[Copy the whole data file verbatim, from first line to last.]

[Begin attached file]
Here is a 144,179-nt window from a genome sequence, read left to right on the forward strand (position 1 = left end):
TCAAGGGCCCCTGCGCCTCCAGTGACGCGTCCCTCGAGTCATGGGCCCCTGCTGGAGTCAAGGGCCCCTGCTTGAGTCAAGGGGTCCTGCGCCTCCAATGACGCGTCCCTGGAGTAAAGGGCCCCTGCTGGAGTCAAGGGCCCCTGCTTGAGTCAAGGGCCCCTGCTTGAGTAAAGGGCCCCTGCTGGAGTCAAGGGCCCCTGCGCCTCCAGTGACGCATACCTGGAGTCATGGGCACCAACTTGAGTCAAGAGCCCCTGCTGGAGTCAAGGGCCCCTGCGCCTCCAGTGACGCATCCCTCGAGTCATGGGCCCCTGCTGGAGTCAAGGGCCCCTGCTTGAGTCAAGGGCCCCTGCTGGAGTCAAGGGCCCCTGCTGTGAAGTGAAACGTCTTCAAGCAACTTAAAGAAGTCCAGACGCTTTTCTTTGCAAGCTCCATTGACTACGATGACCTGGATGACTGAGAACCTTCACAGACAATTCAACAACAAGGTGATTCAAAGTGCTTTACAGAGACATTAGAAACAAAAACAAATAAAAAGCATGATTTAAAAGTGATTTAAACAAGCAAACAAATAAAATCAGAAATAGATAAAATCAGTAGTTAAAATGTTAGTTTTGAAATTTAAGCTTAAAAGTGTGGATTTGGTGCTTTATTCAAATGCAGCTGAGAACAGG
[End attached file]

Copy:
Here is a 144,179-nt window from a genome sequence, read left to right on the forward strand (position 1 = left end):
TCAAGGGCCCCTGCGCCTCCAGTGACGCGTCCCTCGAGTCATGGGCCCCTGCTGGAGTCAAGGGCCCCTGCTTGAGTCAAGGGGTCCTGCGCCTCCAATGACGCGTCCCTGGAGTAAAGGGCCCCTGCTGGAGTCAAGGGCCCCTGCTTGAGTCAAGGGCCCCTGCTTGAGTAAAGGGCCCCTGCTGGAGTCAAGGGCCCCTGCGCCTCCAGTGACGCATACCTGGAGTCATGGGCACCAACTTGAGTCAAGAGCCCCTGCTGGAGTCAAGGGCCCCTGCGCCTCCAGTGACGCATCCCTCGAGTCATGGGCCCCTGCTGGAGTCAAGGGCCCCTGCTTGAGTCAAGGGCCCCTGCTGGAGTCAAGGGCCCCTGCTGTGAAGTGAAACGTCTTCAAGCAACTTAAAGAAGTCCAGACGCTTTTCTTTGCAAGCTCCATTGACTACGATGACCTGGATGACTGAGAACCTTCACAGACAATTCAACAACAAGGTGATTCAAAGTGCTTTACAGAGACATTAGAAACAAAAACAAATAAAAAGCATGATTTAAAAGTGATTTAAACAAGCAAACAAATAAAATCAGAAATAGATAAAATCAGTAGTTAAAATGTTAGTTTTGAAATTTAAGCTTAAAAGTGTGGATTTGGTGCTTTATTCAAATGCAGCTGAGAACAGG